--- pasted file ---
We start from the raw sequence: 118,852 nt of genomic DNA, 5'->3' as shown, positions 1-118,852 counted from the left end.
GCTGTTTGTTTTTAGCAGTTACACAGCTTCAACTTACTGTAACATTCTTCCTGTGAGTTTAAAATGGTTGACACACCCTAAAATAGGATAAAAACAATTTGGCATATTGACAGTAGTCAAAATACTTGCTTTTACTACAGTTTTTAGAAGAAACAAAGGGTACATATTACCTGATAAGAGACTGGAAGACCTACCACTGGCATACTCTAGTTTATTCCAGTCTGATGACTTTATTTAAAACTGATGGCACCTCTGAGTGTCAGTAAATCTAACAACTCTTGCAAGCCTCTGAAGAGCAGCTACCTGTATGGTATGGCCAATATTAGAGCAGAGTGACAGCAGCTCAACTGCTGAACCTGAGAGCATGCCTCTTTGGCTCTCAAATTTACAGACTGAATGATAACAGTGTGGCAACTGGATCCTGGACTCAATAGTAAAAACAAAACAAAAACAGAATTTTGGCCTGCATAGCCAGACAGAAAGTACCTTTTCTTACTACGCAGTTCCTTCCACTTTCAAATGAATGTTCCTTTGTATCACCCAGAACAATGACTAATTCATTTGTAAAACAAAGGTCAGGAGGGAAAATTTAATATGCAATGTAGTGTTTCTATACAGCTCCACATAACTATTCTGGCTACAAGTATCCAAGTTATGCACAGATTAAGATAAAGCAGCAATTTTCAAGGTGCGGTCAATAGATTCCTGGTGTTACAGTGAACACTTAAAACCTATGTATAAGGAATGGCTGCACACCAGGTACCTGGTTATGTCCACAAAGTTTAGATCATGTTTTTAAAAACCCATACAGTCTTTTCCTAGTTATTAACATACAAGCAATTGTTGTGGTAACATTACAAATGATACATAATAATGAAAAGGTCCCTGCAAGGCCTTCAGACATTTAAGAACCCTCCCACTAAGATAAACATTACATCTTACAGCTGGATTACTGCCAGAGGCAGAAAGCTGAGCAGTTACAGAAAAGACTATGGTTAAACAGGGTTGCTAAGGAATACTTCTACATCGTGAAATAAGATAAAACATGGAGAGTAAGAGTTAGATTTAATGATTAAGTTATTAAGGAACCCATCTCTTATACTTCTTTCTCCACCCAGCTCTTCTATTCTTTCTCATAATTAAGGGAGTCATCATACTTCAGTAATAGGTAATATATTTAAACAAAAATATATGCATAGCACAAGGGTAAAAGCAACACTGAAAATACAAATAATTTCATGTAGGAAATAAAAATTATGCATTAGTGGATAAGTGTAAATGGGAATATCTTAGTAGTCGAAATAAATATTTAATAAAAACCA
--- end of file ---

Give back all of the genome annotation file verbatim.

We start from the raw sequence: 118,852 nt of genomic DNA, 5'->3' as shown, positions 1-118,852 counted from the left end.
GCTGTTTGTTTTTAGCAGTTACACAGCTTCAACTTACTGTAACATTCTTCCTGTGAGTTTAAAATGGTTGACACACCCTAAAATAGGATAAAAACAATTTGGCATATTGACAGTAGTCAAAATACTTGCTTTTACTACAGTTTTTAGAAGAAACAAAGGGTACATATTACCTGATAAGAGACTGGAAGACCTACCACTGGCATACTCTAGTTTATTCCAGTCTGATGACTTTATTTAAAACTGATGGCACCTCTGAGTGTCAGTAAATCTAACAACTCTTGCAAGCCTCTGAAGAGCAGCTACCTGTATGGTATGGCCAATATTAGAGCAGAGTGACAGCAGCTCAACTGCTGAACCTGAGAGCATGCCTCTTTGGCTCTCAAATTTACAGACTGAATGATAACAGTGTGGCAACTGGATCCTGGACTCAATAGTAAAAACAAAACAAAAACAGAATTTTGGCCTGCATAGCCAGACAGAAAGTACCTTTTCTTACTACGCAGTTCCTTCCACTTTCAAATGAATGTTCCTTTGTATCACCCAGAACAATGACTAATTCATTTGTAAAACAAAGGTCAGGAGGGAAAATTTAATATGCAATGTAGTGTTTCTATACAGCTCCACATAACTATTCTGGCTACAAGTATCCAAGTTATGCACAGATTAAGATAAAGCAGCAATTTTCAAGGTGCGGTCAATAGATTCCTGGTGTTACAGTGAACACTTAAAACCTATGTATAAGGAATGGCTGCACACCAGGTACCTGGTTATGTCCACAAAGTTTAGATCATGTTTTTAAAAACCCATACAGTCTTTTCCTAGTTATTAACATACAAGCAATTGTTGTGGTAACATTACAAATGATACATAATAATGAAAAGGTCCCTGCAAGGCCTTCAGACATTTAAGAACCCTCCCACTAAGATAAACATTACATCTTACAGCTGGATTACTGCCAGAGGCAGAAAGCTGAGCAGTTACAGAAAAGACTATGGTTAAACAGGGTTGCTAAGGAATACTTCTACATCGTGAAATAAGATAAAACATGGAGAGTAAGAGTTAGATTTAATGATTAAGTTATTAAGGAACCCATCTCTTATACTTCTTTCTCCACCCAGCTCTTCTATTCTTTCTCATAATTAAGGGAGTCATCATACTTCAGTAATAGGTAATATATTTAAACAAAAATATATGCATAGCACAAGGGTAAAAGCAACACTGAAAATACAAATAATTTCATGTAGGAAATAAAAATTATGCATTAGTGGATAAGTGTAAATGGGAATATCTTAGTAGTCGAAATAAATATTTAATAAAAACCA